Permission Marketing Chapter 8 – Seth’s take on web marketing
By Optism Team, Oct 13, 2011
Optism provides permission-based, mobile marketing services. Providing the opportunity for mobile subscribers to opt-in to advertising messages based on their preferences is the core tenant of our service. Our blog series Permission Marketing in the News has been highlighting mobile and other permission marketing news for the past year. The leading proponent of permission marketing is Seth Godin who coined the term in his book Permission Marketing in 1999. To celebrate our one year anniversary, we are running a series of blog posts summarizing his book chapter by chapter and analyzing how changes in the mobile and advertising marketplace have impacted the recommendations in his book.
Chapter Eight is perhaps the chapter that most shows its age. It is also a little more US-centric than other chapters because Seth spends time comparing marketing on the web to marketing on (American) TV networks. That isn’t to say that he thinks the two channels should be treated the same. He opens the chapter by noting, “The idea that the Internet is a medium just like TV supports the old way of thinking about marketing, but it just doesn’t work the same way.”
While Seth’s analysis of the TV world in the US may be due for some revising, his advice to marketers who want to expand to the web are still very valid. He tells marketers to start by answering some key questions as they develop their web marketing strategy:
- What are we trying to accomplish?
- Can it be measured?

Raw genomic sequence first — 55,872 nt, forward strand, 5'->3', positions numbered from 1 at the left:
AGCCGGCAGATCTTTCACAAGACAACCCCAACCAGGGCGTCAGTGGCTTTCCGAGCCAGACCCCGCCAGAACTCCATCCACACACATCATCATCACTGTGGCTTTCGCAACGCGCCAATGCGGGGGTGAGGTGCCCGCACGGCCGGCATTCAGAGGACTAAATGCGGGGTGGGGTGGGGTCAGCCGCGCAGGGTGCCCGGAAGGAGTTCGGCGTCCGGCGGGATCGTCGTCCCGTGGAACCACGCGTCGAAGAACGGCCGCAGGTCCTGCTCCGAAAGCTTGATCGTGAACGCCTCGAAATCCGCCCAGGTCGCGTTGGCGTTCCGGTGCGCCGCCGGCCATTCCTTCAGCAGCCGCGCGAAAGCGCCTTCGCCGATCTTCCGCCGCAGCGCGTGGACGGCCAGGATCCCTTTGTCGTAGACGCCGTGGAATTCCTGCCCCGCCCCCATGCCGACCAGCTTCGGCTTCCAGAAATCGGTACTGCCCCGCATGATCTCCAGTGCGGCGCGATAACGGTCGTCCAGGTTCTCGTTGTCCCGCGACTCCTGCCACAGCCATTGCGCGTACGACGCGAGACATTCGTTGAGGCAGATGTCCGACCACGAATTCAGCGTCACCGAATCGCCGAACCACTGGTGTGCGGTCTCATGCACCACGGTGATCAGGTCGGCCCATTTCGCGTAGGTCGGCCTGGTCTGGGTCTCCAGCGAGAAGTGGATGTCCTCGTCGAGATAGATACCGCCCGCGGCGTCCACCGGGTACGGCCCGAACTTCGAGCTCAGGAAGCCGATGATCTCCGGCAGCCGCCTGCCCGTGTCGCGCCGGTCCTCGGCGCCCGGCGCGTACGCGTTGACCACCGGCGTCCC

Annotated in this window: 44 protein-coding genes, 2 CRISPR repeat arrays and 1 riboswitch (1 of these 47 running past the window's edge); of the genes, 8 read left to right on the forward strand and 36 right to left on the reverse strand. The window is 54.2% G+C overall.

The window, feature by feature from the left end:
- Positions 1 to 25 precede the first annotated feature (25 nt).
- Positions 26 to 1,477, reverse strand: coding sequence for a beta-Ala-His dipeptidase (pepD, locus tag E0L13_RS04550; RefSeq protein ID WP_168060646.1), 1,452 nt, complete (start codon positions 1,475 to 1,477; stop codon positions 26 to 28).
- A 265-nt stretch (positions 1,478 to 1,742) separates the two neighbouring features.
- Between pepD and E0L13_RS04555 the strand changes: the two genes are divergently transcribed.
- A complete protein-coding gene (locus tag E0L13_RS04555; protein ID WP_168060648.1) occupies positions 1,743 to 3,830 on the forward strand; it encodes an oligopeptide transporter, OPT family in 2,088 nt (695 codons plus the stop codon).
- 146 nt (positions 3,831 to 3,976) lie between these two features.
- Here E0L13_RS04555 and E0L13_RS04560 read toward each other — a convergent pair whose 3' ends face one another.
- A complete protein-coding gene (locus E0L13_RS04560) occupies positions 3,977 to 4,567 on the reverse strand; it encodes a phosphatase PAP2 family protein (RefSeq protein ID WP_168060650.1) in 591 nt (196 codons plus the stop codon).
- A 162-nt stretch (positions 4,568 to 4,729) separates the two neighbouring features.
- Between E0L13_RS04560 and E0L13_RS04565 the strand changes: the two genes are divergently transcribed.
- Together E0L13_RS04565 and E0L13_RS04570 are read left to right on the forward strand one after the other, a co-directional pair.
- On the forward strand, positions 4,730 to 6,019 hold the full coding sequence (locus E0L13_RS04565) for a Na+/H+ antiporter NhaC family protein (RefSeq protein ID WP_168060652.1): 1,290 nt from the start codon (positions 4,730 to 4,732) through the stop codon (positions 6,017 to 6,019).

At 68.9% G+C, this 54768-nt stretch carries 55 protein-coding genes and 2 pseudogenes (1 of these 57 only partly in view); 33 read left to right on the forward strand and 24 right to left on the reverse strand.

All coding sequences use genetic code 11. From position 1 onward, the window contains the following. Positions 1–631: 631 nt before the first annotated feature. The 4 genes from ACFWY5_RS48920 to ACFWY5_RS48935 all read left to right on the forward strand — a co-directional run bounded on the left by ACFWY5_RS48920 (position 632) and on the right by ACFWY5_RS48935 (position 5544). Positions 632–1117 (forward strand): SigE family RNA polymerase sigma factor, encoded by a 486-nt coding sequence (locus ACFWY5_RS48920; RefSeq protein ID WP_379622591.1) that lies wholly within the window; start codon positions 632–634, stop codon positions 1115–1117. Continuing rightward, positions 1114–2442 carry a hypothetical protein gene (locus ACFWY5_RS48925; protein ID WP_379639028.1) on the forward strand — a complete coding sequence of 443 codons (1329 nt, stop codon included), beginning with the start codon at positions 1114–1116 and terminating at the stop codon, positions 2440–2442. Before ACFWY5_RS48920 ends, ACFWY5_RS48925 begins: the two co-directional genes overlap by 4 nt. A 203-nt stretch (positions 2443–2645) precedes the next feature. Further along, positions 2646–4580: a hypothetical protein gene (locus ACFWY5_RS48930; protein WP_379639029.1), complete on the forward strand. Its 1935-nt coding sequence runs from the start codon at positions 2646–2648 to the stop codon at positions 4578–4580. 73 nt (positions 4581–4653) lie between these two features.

- What is the cost of bringing one consumer, one time, to our Web site?
- What is the cost of having that consumer return?
- If this works, can we scale it?
We think this kind of analysis is equally valid when developing a permission mobile marketing strategy.
Web marketing myths
The balance of Chapter Eight consists of debunking web marketing myths of the day. Here are some key takeaways with ongoing relevance today.
You can’t evaluate effectiveness by counting hits. “There’s no metric to convert hits to sales, or hits to market share, or hits to branding.” You need a better tool for measuring success.
With permission mobile marketing, you can directly connect a particular campaign with a desired outcome, using a measurable call to action, such as click to call or mobile couponing.
To provide people with a compelling online experience, you need to offer constantly-fresh news or data that is customized to a particular user or event.
Permission mobile marketing enables you to offer fresh content in a timely fashion and you can tailor advertising campaigns to people’s known preferences and interests.
You can’t build a viable business by relying on search engines to find you. “Any single Web site is a very tiny needle in a very big haystack.” You need to create a process that will reduce the randomness and bring relevance into play.
Permission mobile marketing is all about relevance. The people you push to your website through a permission marketing campaign have already been vetted as individuals likely to be interested in your products or services.
You don’t have to embrace cutting edge technologies to succeed. “The vast majority of consumers want mastery of technology, not the cutting edge.”
We know this is true for mobile. SMS may not be the sexiest approach for mobile marketing, but it has been field proven over and over again. And it reaches far more people than mobile apps, particularly in developing economies.
The web permits people to remain anonymous, but “great marketers entice consumers to give up anonymity.”
In fact, as Seth points out, “Permission Marketing rewards individuals for giving of their anonymity.”
In Chapter Nine, Seth delves into permission marketing on the Web.